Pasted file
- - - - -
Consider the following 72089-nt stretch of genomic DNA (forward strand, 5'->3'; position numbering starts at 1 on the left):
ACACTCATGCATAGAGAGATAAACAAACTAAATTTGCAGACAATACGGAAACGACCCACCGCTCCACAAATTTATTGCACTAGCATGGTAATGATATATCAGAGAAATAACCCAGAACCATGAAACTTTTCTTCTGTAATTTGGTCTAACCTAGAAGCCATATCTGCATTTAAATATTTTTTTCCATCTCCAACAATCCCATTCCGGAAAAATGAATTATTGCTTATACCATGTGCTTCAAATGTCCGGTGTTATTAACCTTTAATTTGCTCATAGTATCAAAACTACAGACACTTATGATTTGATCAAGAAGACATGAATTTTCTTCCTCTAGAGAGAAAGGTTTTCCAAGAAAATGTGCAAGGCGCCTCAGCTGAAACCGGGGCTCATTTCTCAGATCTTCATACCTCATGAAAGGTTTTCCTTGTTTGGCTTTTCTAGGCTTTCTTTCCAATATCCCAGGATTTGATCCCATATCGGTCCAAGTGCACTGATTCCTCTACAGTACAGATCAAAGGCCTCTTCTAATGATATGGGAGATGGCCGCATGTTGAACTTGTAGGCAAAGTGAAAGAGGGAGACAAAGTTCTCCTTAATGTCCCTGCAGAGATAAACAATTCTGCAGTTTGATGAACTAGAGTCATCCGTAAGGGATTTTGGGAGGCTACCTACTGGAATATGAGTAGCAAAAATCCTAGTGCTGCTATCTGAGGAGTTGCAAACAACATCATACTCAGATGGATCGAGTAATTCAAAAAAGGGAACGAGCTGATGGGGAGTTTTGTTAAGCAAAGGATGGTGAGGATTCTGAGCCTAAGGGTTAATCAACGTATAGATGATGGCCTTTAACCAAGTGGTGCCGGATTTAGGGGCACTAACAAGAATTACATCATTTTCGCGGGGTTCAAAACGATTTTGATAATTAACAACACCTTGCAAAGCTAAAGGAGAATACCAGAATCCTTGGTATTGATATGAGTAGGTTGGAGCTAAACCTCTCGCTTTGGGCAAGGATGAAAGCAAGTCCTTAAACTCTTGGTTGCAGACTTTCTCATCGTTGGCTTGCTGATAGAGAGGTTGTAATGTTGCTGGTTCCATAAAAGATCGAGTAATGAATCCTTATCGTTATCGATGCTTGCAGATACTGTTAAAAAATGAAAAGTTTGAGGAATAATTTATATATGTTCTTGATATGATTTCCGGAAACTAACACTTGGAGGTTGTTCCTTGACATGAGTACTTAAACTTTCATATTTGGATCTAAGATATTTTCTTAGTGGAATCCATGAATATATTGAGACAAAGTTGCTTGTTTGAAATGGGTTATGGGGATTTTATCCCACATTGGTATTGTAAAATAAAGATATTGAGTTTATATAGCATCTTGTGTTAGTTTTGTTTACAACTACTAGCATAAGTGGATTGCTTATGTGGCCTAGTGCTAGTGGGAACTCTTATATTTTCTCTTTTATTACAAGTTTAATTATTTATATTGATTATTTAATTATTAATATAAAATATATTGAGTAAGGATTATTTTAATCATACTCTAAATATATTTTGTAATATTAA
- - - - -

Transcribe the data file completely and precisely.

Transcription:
Consider the following 72089-nt stretch of genomic DNA (forward strand, 5'->3'; position numbering starts at 1 on the left):
ACACTCATGCATAGAGAGATAAACAAACTAAATTTGCAGACAATACGGAAACGACCCACCGCTCCACAAATTTATTGCACTAGCATGGTAATGATATATCAGAGAAATAACCCAGAACCATGAAACTTTTCTTCTGTAATTTGGTCTAACCTAGAAGCCATATCTGCATTTAAATATTTTTTTCCATCTCCAACAATCCCATTCCGGAAAAATGAATTATTGCTTATACCATGTGCTTCAAATGTCCGGTGTTATTAACCTTTAATTTGCTCATAGTATCAAAACTACAGACACTTATGATTTGATCAAGAAGACATGAATTTTCTTCCTCTAGAGAGAAAGGTTTTCCAAGAAAATGTGCAAGGCGCCTCAGCTGAAACCGGGGCTCATTTCTCAGATCTTCATACCTCATGAAAGGTTTTCCTTGTTTGGCTTTTCTAGGCTTTCTTTCCAATATCCCAGGATTTGATCCCATATCGGTCCAAGTGCACTGATTCCTCTACAGTACAGATCAAAGGCCTCTTCTAATGATATGGGAGATGGCCGCATGTTGAACTTGTAGGCAAAGTGAAAGAGGGAGACAAAGTTCTCCTTAATGTCCCTGCAGAGATAAACAATTCTGCAGTTTGATGAACTAGAGTCATCCGTAAGGGATTTTGGGAGGCTACCTACTGGAATATGAGTAGCAAAAATCCTAGTGCTGCTATCTGAGGAGTTGCAAACAACATCATACTCAGATGGATCGAGTAATTCAAAAAAGGGAACGAGCTGATGGGGAGTTTTGTTAAGCAAAGGATGGTGAGGATTCTGAGCCTAAGGGTTAATCAACGTATAGATGATGGCCTTTAACCAAGTGGTGCCGGATTTAGGGGCACTAACAAGAATTACATCATTTTCGCGGGGTTCAAAACGATTTTGATAATTAACAACACCTTGCAAAGCTAAAGGAGAATACCAGAATCCTTGGTATTGATATGAGTAGGTTGGAGCTAAACCTCTCGCTTTGGGCAAGGATGAAAGCAAGTCCTTAAACTCTTGGTTGCAGACTTTCTCATCGTTGGCTTGCTGATAGAGAGGTTGTAATGTTGCTGGTTCCATAAAAGATCGAGTAATGAATCCTTATCGTTATCGATGCTTGCAGATACTGTTAAAAAATGAAAAGTTTGAGGAATAATTTATATATGTTCTTGATATGATTTCCGGAAACTAACACTTGGAGGTTGTTCCTTGACATGAGTACTTAAACTTTCATATTTGGATCTAAGATATTTTCTTAGTGGAATCCATGAATATATTGAGACAAAGTTGCTTGTTTGAAATGGGTTATGGGGATTTTATCCCACATTGGTATTGTAAAATAAAGATATTGAGTTTATATAGCATCTTGTGTTAGTTTTGTTTACAACTACTAGCATAAGTGGATTGCTTATGTGGCCTAGTGCTAGTGGGAACTCTTATATTTTCTCTTTTATTACAAGTTTAATTATTTATATTGATTATTTAATTATTAATATAAAATATATTGAGTAAGGATTATTTTAATCATACTCTAAATATATTTTGTAATATTAA